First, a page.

Tracking Cells in Motion: How Do Immune Cells Break Down Barriers When Migrating?
Tracking is known for example from online shopping: You can follow your order from where it is located in the delivery process to the time the postman will ring. Thus, tracking means following the movement of an object over a period of time. Mathematician Dr. Christoph Brune is modelling such motion sequences in order to simulate the next possible movement of an object. For biomedicine, these models are very helping – since there are many cells in our body ever in motion.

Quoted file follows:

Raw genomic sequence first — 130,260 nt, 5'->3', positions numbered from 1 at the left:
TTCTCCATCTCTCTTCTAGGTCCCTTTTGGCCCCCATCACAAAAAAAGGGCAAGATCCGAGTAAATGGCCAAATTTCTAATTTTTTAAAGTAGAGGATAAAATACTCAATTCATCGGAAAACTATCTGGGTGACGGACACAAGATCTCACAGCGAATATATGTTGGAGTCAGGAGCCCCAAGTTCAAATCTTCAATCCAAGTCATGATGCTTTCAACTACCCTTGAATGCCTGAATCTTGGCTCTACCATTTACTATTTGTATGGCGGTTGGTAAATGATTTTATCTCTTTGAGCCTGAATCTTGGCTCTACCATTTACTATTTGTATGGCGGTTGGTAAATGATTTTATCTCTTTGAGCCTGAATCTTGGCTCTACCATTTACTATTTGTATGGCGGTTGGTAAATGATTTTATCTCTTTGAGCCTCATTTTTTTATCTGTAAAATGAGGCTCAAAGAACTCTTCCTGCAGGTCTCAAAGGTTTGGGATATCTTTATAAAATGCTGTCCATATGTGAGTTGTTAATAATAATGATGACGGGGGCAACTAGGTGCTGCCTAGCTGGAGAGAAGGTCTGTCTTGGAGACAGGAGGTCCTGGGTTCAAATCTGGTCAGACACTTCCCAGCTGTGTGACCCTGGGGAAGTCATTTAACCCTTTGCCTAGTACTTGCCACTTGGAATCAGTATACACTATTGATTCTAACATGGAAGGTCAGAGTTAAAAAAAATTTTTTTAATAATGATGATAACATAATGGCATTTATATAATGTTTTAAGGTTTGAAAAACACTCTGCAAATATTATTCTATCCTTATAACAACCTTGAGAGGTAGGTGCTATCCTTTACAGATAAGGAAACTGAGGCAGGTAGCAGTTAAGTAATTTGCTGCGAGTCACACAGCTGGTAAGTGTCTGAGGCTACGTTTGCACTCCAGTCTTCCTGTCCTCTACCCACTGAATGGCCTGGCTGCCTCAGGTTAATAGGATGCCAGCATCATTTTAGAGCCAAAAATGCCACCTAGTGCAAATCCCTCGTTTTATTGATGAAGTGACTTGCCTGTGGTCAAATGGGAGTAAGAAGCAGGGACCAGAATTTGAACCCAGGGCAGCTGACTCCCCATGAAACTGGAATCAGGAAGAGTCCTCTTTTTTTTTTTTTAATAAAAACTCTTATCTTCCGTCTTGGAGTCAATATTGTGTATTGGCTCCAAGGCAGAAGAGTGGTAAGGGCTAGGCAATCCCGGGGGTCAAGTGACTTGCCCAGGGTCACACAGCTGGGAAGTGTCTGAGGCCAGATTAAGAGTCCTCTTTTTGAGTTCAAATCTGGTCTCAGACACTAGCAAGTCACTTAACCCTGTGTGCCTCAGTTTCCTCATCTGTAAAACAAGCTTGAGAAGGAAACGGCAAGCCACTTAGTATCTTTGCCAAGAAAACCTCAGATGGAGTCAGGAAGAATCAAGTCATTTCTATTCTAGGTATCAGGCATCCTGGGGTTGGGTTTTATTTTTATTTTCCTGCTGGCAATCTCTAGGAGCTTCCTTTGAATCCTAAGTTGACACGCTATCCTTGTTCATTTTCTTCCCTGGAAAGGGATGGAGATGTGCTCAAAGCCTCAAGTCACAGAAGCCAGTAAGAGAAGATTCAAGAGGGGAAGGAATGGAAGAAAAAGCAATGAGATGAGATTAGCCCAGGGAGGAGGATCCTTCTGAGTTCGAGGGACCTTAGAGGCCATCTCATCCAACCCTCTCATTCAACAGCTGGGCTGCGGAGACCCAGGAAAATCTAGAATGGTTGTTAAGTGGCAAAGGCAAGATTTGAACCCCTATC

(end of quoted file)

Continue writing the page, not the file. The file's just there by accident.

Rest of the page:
Prof. Dietmar Vestweber is interested in cells that migrate into tissue during inflammation. In order to reach the tissue, they first have to break down a barrier. By using tracking-methods, Dietmar Vestweber wants to gain knowledge on the pathway cells take in order to overcome the barrier and migrate into tissue. In applied mathematics, some tricks are utilized: The live images of the organism, taken by a fluorescence microscope, are optimized by methods like inpainting and de-blurring to sharpen the images. Sharper edges allow to segregate one cell from the other. The team also focuses on the inner forces a cell brings up to move forward.